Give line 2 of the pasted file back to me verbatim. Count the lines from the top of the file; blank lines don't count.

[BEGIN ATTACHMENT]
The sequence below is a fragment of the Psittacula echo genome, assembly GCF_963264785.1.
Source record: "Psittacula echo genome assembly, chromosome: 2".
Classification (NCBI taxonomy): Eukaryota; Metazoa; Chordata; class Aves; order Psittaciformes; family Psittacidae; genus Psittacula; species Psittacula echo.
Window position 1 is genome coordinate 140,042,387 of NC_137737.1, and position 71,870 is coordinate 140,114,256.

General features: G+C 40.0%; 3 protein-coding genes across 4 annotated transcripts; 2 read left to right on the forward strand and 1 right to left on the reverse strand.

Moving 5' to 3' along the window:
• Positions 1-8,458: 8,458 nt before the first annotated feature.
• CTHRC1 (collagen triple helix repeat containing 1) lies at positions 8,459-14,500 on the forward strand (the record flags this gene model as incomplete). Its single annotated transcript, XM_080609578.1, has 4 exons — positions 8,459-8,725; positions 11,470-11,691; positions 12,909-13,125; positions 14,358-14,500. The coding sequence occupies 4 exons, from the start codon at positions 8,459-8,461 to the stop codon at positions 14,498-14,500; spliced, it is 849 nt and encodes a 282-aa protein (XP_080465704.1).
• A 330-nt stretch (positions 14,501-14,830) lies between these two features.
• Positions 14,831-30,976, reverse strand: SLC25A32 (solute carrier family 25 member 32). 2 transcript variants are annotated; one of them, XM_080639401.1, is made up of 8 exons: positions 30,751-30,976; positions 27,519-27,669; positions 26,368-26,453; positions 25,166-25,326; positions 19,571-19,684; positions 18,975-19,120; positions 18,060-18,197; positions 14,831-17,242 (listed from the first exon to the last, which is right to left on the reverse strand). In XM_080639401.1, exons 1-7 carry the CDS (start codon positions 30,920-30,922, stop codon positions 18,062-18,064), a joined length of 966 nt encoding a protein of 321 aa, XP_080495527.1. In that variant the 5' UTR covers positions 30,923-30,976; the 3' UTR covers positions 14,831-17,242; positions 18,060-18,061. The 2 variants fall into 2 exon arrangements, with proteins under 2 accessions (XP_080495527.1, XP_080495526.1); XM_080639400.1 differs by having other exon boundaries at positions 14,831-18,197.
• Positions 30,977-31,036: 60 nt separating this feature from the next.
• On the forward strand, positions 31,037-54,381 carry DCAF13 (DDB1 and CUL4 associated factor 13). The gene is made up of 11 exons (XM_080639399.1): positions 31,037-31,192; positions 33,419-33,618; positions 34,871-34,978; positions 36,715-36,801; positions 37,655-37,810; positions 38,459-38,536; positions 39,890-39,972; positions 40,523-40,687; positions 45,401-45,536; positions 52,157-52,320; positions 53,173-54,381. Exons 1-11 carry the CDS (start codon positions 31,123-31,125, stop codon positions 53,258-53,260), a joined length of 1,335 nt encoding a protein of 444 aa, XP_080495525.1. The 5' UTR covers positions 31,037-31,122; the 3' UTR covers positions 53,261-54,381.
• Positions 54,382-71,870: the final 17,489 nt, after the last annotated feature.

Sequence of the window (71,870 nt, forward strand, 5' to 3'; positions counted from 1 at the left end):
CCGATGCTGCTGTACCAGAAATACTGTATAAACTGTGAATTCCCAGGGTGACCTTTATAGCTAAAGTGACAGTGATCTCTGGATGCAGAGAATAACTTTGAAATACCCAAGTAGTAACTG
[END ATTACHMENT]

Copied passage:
Source record: "Psittacula echo genome assembly, chromosome: 2".